In the best situations, secure attachment begins at birth, but doesn’t end in early childhood. Parents bond with their child at birth as part of a biological cascade of hormones. “Bonding”, however, is often confused with attachment which goes beyond that initial connection and refers to the relationship that develops over time between adult and child. Strong, secure relationships are critical to a healthy, happy life in childhood, throughout the teenage years and into adulthood.
Attachment happens between two individuals and can change over time due to life experiences. For example, secure attachment can become insecure due to trauma or some sort of loss in a child’s life. Likewise, an insecure attachment can be built to become strong and secure with time, consistency, caring and effort.
Why is attachment so important in human social and emotional development?
With a secure attachment relationship, emotions are expressed openly and authentically between adult and child. This provides a safe and rich opportunity for a child to learn how to become competent in an emotional world, in other words, how to understand feelings and their connection with behaviours.
Children with a secure attachment have:
More positive feelings about themselves;
More prosocial behaviours;
Better mental health – in particular less depression, worry, anxiety and thoughts of suicide;
More hopeful attitudes about the future;
Higher levels of resiliency and flexible coping strategies; and
How can attachment relationships be built and/or strengthened?
Physical contact - including holding and rocking. The repeated action becomes internalized at a cellular level.
Skin to skin contact supports brain development.
Taking care of the caregiver with adequate rest, sleep and support. If adults can regulate their own nervous system they can effectively be the co-regulator for infants and children.
In Preschool and School-aged Children:
When possible, follow a child’s lead. This includes experiencing positive emotions such as joy and happiness together as well as staying with your child during more difficult emotions such as sadness and anger.
Talk openly about feelings – both your own and your child’s from the beginning. By doing this, you get into a habit of actively discussing feelings (including labeling and sharing feelings). As Dr. Daniel Siegel says, when it comes to emotions we have to “name it to tame it”
Eye contact – a lot is said through the eyes and eye contact fosters the ability to pick up on body language.
Celebrate mistakes! By showing children that people make mistakes but can repair them, you are demonstrating to them that it is OK for them too to make mistakes and repair them rather than be expected to be perfect.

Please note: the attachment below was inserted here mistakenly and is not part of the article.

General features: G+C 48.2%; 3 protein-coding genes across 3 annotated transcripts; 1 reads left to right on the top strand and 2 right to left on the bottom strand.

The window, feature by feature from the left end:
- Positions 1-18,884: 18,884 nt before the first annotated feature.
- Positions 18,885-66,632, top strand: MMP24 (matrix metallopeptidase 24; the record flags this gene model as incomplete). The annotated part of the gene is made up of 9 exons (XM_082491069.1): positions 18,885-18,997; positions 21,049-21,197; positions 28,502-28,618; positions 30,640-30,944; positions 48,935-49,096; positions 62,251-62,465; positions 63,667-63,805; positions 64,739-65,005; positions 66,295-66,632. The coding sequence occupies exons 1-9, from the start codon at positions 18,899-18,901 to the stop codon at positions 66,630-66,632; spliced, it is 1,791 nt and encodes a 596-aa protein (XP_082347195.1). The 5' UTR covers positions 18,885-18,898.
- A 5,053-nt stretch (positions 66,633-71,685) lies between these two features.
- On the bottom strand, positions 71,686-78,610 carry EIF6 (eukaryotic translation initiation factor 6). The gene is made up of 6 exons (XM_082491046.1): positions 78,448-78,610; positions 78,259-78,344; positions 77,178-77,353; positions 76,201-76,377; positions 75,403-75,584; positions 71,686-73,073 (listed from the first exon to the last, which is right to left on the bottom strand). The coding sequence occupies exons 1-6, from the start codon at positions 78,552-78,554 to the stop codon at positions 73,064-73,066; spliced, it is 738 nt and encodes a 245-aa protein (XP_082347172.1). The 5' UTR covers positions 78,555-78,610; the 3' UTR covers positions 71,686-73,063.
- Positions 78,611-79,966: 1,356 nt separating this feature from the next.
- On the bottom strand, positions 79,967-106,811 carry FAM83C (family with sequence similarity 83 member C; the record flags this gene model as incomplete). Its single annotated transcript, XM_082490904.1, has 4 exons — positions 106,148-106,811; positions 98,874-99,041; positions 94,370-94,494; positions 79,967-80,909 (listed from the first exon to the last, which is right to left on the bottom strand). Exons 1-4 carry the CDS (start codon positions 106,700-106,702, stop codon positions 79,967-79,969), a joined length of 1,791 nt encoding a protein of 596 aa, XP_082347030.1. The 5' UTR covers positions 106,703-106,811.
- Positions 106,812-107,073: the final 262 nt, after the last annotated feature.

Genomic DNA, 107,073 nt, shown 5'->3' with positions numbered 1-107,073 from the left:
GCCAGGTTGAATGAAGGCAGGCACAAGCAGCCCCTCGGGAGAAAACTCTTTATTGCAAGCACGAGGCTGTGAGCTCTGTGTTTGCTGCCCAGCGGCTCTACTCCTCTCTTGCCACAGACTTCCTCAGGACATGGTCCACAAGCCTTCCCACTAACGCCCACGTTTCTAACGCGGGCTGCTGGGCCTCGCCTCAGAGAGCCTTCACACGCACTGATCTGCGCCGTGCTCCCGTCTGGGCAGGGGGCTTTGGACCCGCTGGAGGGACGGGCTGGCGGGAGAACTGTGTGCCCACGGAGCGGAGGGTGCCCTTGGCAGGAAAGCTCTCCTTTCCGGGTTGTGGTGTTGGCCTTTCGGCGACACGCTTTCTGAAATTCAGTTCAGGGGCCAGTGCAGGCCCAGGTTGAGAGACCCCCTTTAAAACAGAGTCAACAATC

Work quickly to resolve disagreements and ruptured relationships to show that at the heart of relationships there is a commitment of love.
Carve out one-on-one time on a regular basis with your child.
Be aware and be accepting of the changes that occur during this phase of development. If an adolescent has a secure attachment with a caregiver they are at a great advantage in that they are able to experience a sense of security and an understanding of how they can seek help from others. This experience and knowledge supports them as they are faced with new experiences, both positive and negative, and allows them to develop a positive sense of self-worth.
Be warm and supportive. LISTEN to your teen rather than jump into solving their problems. Teens generally want someone who will listen to them without telling them what to do. This allows them to take in the information and try to resolve issues on their own which builds confidence.
Attachment theory was founded by British researcher John Bowlby in the 1960's. He collaborated with Mary Ainsworth who identified different attachment "styles" including;
- secure attachment
- avoidant attachment
- anxious/ambivalent attachment
- disorganized attachment
One study followed almost 100 children from 15 months of age until they were 8-9 years old. It was found that a secure relationship in infancy predicted social development, being positive and popularity during elementary school.
A secure adolescent attachment relationship with an adult has been linked to teens being perceived as behaving prosocially and not aggressive, shy or victimized.
In children between the ages of 7 and 18 years of age, anxiety and attachment were identified as being related. Children with a less secure attachment relationship with their parents reported higher levels of worry.
In a study of teens with depression, the level of attachment with their mothers was a signficant influence on level of depression and thoughts of suicide.
Among 2,665 youth who self-reported about their attachment relationship with their parents, those with a secure attachment had higher scores on perspectives about a positive past, present and future.
A review of key longitudinal studies on attachment confirm resiliency and flexible coping strategies over time among those with a secure attachment.
A study of 9-11 year olds found more constructive coping and better emotional regulation in the classroom among children who had a secure attachment with their mothers.
Watch author and child psychiatrist Dan Siegel explain the brain processes that lead to "flipping you lid" and the technique of naming the emotion to being able to manage it.